I thought I had it all together. I thought I was a great leader, a great role model, a person with knowledge and insight and Biblical revelations to share. I thought I had the answer. In fact, I thought I WAS the answer. But then I realized – all of those statements are about ‘I’. And what I am without Christ? Where would I be without His grace? Who could I possibly help in my own strength? I was humbled.
Helping others out of a sense of heroism or superiority only serves to bolster our own egos. When our service is shallow, it’s so easy to believe that we are ‘doing something good for mankind’ and deserve a pat on the back for our efforts. It may gives us a warm, fuzzy feeling, but doesn’t really do much else let alone require us to get out of our comfort zone.
Where does it get uncomfortable for you? How close do you let people get before their problems become inconvenient for you? Maybe you gave money to Haiti. Maybe you have three sponsor kids. Maybe you run a soup kitchen. But maybe God is challenging you to do something harder, something that requires you to give up more of yourself. Often it’s stuff that seems so insignificant – but to you it’s absolutely the hardest thing to do. Like letting a troubled young person stay at your place, and giving them your second pillow. Or hanging out with that really socially awkward person from church, when you see them sitting alone at Starbucks. Sometimes God asks us to do the smallest things – and our obedience in the small things is a sign of how much ‘I’ there really is in our service.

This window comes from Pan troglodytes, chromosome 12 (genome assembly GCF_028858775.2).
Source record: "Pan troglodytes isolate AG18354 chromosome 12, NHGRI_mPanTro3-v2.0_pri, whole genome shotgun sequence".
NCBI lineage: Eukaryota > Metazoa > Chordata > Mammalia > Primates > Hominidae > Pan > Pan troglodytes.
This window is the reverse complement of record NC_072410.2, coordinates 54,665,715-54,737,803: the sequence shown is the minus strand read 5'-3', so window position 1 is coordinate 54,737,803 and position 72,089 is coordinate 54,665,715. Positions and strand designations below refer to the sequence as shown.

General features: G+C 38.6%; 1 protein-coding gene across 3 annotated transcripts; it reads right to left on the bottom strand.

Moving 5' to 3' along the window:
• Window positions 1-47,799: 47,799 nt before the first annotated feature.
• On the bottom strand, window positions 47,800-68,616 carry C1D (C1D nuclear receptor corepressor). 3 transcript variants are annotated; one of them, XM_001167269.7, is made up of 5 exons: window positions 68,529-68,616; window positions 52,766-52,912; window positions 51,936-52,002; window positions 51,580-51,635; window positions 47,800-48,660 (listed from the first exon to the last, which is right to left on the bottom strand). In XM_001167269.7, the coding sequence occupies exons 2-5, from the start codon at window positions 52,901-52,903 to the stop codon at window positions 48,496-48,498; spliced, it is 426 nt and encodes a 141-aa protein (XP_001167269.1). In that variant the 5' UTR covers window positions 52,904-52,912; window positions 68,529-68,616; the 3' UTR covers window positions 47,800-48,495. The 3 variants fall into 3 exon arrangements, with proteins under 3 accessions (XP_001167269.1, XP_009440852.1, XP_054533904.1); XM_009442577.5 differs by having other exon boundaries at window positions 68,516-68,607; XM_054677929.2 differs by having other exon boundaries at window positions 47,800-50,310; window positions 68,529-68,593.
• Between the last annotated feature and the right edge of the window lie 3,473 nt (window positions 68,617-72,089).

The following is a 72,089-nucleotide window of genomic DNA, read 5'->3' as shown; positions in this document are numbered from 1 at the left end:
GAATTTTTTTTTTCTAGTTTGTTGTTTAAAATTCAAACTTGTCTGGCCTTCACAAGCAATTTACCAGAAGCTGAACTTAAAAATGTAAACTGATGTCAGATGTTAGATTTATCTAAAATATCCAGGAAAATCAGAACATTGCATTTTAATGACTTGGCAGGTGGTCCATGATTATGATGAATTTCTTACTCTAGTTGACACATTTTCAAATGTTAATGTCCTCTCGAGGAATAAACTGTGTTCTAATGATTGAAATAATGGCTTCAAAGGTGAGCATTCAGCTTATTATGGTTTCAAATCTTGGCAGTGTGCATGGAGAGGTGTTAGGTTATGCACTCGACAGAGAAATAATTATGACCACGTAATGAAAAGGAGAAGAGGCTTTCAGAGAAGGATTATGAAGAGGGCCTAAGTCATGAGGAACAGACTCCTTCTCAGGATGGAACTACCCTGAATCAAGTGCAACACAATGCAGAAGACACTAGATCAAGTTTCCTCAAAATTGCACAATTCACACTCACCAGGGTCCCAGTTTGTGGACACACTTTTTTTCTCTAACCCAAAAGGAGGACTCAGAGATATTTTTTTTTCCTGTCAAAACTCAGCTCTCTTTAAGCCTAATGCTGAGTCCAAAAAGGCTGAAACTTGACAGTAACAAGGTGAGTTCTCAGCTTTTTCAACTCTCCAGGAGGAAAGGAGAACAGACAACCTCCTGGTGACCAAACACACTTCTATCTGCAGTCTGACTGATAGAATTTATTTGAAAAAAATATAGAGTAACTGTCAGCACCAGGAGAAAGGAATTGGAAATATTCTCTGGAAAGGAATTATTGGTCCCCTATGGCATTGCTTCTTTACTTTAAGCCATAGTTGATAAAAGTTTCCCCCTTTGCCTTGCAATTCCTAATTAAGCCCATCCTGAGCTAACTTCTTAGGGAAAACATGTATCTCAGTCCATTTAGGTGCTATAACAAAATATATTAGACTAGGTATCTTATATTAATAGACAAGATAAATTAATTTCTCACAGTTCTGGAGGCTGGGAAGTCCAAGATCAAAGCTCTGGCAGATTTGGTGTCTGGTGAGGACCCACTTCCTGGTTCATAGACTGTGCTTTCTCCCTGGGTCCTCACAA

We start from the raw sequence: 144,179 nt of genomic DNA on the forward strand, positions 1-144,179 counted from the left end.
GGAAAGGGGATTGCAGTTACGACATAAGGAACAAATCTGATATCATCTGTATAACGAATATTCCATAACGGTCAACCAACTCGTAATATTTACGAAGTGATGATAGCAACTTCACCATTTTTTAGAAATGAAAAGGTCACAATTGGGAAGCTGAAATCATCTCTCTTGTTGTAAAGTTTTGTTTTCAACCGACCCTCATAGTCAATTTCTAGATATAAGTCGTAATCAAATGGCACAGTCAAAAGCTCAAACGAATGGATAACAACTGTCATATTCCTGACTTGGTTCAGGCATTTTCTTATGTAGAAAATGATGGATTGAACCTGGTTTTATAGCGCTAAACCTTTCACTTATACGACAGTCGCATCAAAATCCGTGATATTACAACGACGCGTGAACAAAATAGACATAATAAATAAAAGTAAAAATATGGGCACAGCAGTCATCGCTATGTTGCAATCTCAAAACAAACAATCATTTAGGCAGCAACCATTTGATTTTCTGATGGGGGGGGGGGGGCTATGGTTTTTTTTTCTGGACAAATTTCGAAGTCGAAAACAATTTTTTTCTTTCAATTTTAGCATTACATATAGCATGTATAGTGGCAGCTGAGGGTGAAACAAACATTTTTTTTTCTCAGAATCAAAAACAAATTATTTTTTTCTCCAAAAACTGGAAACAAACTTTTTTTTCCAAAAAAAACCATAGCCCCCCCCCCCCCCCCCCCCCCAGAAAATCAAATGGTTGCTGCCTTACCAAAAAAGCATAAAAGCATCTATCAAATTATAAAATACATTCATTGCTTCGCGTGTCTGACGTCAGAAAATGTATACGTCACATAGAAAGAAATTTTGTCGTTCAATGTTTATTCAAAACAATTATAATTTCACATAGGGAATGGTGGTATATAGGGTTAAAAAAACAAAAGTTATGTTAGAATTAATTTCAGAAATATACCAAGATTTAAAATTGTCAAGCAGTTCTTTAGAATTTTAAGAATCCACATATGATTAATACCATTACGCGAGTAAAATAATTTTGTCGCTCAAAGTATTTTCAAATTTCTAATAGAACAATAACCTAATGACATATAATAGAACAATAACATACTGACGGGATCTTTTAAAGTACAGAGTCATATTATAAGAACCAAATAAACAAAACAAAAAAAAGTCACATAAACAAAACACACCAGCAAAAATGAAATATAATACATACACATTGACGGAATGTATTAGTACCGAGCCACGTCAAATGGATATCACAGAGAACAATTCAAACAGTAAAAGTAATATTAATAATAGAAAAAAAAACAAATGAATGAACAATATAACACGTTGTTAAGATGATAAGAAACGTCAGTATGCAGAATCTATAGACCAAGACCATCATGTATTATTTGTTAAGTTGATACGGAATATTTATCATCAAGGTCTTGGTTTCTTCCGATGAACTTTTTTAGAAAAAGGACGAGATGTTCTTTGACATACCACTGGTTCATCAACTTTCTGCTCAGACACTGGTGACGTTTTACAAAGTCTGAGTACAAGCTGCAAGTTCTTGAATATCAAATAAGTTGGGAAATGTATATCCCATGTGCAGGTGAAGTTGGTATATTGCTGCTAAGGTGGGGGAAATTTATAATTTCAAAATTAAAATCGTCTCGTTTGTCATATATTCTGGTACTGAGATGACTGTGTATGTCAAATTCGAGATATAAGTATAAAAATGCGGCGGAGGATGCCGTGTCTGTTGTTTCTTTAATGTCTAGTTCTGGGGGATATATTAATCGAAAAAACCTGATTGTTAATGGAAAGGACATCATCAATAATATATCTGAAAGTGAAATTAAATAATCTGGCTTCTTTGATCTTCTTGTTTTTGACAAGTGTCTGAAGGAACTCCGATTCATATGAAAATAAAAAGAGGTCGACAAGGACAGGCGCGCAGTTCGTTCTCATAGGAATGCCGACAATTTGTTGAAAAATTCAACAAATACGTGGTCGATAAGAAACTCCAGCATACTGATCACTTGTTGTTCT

When there is less of me, there is more of Him. And when there is none of me left, that’s when I can truly become His hands and feet, his voice and his ears. The need is great and I may as well realize that it is not convenient to meet other people’s needs before I meet mine. But I can’t live for myself. I want to help people, not to fulfill my own Christian agenda, but because He has helped me and given everything for me. My only true response to that can be total surrender.
~ Dimity Short, i-Heart.org